It isn’t news that an Android app gets past Google’s security system and stays on the Play Store to spread malware to unsuspecting users. Most of the time, however, those apps are blatant copies or ripoffs of popular apps and games. Rare but not unheard of is the case of a legit app carrying malicious code to catch users unawares. Unfortunately, that is exactly the case with the popular CamScanner app that, even more unfortunately, has been download more than 100 million times.
CamScanner is just one of many apps that offer the ability to read a paper document using an Android phone’s camera and, thanks to OCR (optical character recognition), produce a PDF with text. This is pretty much one of the features of apps like Microsoft’s Office Lens but CamScanner has its fair share of users as well as “copies” of the app that tries to ride on its popularity.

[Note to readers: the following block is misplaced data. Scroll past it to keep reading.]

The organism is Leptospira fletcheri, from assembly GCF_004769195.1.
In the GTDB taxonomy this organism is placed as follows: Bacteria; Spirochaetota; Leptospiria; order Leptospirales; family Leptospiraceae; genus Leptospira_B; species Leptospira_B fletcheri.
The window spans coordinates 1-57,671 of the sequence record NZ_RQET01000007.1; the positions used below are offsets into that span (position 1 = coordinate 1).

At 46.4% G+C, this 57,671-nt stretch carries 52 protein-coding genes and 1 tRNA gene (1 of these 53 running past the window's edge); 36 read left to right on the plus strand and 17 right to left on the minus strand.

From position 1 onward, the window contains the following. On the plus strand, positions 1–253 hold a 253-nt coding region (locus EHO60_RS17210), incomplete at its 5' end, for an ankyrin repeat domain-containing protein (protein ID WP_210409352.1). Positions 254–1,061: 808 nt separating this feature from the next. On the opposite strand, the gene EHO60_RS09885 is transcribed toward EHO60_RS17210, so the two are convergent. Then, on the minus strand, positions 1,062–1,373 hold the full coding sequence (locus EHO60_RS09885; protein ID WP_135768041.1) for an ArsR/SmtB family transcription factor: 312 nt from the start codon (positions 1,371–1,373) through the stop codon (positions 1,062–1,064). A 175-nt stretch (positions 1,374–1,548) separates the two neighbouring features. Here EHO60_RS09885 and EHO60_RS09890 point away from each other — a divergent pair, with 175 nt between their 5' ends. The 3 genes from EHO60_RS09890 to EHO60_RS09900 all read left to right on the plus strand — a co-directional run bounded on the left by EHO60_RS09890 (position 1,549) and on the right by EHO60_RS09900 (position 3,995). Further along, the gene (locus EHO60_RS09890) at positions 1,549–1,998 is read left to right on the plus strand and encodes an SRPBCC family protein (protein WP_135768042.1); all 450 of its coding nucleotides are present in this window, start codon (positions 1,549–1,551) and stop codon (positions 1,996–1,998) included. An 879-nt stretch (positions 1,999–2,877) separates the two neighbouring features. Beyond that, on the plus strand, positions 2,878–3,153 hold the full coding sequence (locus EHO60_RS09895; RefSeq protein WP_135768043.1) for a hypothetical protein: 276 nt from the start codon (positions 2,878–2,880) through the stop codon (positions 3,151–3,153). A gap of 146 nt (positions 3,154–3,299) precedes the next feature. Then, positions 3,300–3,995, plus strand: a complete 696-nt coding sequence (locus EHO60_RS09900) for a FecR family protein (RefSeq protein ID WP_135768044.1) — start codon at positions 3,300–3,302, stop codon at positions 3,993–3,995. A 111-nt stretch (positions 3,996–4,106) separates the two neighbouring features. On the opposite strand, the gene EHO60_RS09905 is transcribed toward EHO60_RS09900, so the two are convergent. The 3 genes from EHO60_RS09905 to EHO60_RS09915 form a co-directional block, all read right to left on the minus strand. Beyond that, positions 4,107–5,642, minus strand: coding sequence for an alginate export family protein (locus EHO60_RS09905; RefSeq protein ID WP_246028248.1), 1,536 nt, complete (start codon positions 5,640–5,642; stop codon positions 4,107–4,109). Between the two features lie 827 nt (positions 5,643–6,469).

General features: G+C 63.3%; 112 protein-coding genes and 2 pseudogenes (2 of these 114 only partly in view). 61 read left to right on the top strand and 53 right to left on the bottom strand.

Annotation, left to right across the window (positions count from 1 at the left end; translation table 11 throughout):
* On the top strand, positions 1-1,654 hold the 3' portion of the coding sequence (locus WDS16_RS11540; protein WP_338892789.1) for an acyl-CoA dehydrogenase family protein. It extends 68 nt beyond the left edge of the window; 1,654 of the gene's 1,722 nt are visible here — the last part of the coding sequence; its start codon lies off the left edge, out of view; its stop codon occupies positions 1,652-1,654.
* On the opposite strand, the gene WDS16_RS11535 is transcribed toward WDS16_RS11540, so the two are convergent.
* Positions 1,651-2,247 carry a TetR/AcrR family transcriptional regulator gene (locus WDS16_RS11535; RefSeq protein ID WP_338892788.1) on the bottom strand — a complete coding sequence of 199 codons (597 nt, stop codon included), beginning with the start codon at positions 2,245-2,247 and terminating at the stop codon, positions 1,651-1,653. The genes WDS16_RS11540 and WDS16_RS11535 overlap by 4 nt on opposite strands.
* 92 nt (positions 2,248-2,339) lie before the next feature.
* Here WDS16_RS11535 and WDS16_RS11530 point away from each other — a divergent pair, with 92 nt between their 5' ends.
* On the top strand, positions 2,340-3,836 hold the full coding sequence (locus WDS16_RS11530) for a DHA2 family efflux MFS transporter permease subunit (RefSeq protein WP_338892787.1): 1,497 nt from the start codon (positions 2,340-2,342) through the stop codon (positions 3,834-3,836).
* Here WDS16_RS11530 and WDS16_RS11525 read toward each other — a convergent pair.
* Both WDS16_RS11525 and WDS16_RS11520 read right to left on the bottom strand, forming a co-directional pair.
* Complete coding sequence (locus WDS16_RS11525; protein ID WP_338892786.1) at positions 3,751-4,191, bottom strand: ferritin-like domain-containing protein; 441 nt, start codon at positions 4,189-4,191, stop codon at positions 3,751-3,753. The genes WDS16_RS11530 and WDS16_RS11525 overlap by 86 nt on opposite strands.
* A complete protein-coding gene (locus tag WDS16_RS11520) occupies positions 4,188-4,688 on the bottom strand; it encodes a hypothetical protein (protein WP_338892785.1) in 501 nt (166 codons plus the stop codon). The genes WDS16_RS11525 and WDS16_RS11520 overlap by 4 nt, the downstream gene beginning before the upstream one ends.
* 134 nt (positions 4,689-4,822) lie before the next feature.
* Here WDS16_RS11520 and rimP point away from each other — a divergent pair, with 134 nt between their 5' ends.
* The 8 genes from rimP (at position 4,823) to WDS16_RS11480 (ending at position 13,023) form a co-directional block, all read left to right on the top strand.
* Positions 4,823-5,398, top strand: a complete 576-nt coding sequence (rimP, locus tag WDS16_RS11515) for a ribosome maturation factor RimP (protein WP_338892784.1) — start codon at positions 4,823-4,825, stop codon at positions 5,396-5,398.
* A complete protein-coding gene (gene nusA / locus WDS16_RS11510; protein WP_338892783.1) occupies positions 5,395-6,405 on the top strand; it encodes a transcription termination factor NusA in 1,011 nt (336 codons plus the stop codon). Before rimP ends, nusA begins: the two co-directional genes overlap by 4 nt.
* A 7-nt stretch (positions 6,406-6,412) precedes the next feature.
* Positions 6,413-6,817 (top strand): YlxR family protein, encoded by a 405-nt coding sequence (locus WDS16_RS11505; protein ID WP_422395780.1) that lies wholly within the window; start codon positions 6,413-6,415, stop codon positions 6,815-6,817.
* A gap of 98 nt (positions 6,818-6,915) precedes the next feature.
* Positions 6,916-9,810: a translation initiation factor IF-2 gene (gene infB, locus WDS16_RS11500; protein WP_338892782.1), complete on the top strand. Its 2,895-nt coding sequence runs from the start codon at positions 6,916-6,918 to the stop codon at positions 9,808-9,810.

Unfortunately, that popularity has made it a target of malicious agents that wish to turn CamScanner into a vehicle for less innocent pieces of code. Kaspersky discovered that the app carried a Trojan Dropper that, in turn, downloads the real malware. Given limited access, these malware modules can only serve up deceptive ads but that shouldn’t be reason to belittle its potential harm.
To be fair to the developers of CamScanner, they may not have been aware of the situation until the security outfit’s report. App developers, most of the time, use third-party advertising tools and frameworks that, in turn, could be compromised if not malicious in themselves. Unfortunately for users, there’s no foolproof way to be aware of such factors, at least not without third-party anti-malware apps and services (like Kaspersky’s).
CamScanner has already been booted out of the Google Play Store but, as always, this reflects poorly on the app store’s security system. It isn’t the first nor will it be the last time that such an app will get past Google’s automated defenses. The mobile platform maker definitely needs to step up its game in protected the more than 2 billion and growing users of the world’s biggest mobile OS.